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Tanker Drivers Set to Strike over Health and Safety Standards

Added: 28 Mar 2012 09:56 - Workplace Health and Safety

Cabinet Office Minister Francis Maude has added fuel to the fire with his controversial comments about a potential strike by tanker drivers over the Easter weekend.

Fuel strikeUnite members are planning to strike over health and safety standards along with terms and conditions of employment, which could lead to the biggest fuel disruption since the year 2000.

ACAS, an independent conciliation service, invited leaders from Unite and fuel firms to attend talks in an attempt to avert the strike but as yet neither party has agreed to go ahead with negotiations.

Maude has angered members of the opposition by claiming that the planned strike could put lives at risk and urging drivers to stock up on extra fuel despite oil companies insisting that there is no need to panic buy fuel.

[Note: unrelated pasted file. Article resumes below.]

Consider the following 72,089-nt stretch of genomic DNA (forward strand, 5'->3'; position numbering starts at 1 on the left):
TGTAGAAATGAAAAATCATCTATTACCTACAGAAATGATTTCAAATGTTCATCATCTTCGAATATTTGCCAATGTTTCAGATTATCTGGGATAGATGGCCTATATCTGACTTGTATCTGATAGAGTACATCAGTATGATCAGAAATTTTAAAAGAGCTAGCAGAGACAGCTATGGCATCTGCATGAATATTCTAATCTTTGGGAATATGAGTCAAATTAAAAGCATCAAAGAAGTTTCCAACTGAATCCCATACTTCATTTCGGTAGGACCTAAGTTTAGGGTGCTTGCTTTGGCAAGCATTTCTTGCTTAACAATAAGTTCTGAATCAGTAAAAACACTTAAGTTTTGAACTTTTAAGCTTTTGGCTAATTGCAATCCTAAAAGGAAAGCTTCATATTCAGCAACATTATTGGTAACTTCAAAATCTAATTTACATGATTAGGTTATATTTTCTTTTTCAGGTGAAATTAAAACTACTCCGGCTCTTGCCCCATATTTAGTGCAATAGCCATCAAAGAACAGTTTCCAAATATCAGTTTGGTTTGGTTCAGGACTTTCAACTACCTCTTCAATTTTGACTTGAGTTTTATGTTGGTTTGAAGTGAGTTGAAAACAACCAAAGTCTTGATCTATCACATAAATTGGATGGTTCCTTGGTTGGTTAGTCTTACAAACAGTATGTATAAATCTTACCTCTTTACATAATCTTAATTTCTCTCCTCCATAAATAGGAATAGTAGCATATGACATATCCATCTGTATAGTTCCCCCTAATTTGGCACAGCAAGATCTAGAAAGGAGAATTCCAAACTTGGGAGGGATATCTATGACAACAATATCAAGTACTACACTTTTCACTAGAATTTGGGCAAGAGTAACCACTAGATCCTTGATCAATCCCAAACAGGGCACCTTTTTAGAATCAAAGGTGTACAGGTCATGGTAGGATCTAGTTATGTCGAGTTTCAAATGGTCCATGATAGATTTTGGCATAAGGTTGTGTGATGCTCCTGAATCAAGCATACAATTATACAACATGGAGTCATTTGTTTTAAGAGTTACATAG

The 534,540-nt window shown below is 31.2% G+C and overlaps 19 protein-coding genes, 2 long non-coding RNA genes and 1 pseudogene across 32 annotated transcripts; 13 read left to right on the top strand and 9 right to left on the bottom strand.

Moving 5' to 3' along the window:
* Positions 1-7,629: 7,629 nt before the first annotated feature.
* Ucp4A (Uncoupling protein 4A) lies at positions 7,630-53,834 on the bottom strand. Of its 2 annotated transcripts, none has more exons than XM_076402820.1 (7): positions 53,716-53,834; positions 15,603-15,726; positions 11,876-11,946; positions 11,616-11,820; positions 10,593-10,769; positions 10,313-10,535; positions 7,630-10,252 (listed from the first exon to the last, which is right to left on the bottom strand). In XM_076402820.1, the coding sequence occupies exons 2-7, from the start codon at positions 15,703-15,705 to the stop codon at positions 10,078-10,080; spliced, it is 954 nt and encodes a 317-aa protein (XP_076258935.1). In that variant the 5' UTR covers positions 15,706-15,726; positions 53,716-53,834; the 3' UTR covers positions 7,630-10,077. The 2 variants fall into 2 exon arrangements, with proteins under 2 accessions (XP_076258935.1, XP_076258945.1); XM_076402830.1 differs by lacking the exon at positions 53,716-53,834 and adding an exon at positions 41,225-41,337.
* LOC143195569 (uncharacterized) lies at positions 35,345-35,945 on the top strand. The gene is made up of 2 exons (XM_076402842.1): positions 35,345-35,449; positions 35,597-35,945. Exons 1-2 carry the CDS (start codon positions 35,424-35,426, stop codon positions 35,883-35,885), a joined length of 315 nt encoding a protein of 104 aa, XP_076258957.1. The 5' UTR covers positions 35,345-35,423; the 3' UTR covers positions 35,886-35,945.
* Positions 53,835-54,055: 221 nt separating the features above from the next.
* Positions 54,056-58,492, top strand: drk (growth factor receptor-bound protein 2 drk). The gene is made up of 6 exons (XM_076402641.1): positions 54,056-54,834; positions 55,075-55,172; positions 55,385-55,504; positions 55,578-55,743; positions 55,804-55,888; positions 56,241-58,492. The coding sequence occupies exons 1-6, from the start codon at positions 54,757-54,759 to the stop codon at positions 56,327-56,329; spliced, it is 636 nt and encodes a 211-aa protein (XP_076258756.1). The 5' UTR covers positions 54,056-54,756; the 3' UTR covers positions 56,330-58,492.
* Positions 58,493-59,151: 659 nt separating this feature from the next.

Labour has accused the current government of failing to take steps to stem the crisis when the opportunity to avoid a strike still exists.

Fuel companies involved in strike action over Health and Safety

Workers from seven of the five fuel companies involved voted in favour of striking in a recent poll and have threatened to walk out over the Easter Weekend, a time when use of fuel is at one of its highest points as families take to the road during the holiday.

The companies in question are responsible for more that 85% of the total fuel sold on garage forecourts.

Maude commented from London’s Cabinet Office, where David Cameron and other cabinet members are meeting later today to make contingencies in the event of a strike.

The Tory Minister explained that military crews would take over from tanker drivers in should the strike go ahead, which would help avert a fuel shortage crisis, but this has not been confirmed by the Ministry of Defence.

A spokesperson from Downing Street accused MP’s who are encouraging panic buying of being reckless and said that stocking up on fuel now could lead to a shortage before a strike occurs.

According to figures from the AA, on average people fill up their cars with petrol once every two weeks.

A spokesperson for the motoring organisation explained that if people purchase significantly more fuel in the three days leading up to a strike then a fuel shortage is inevitable.

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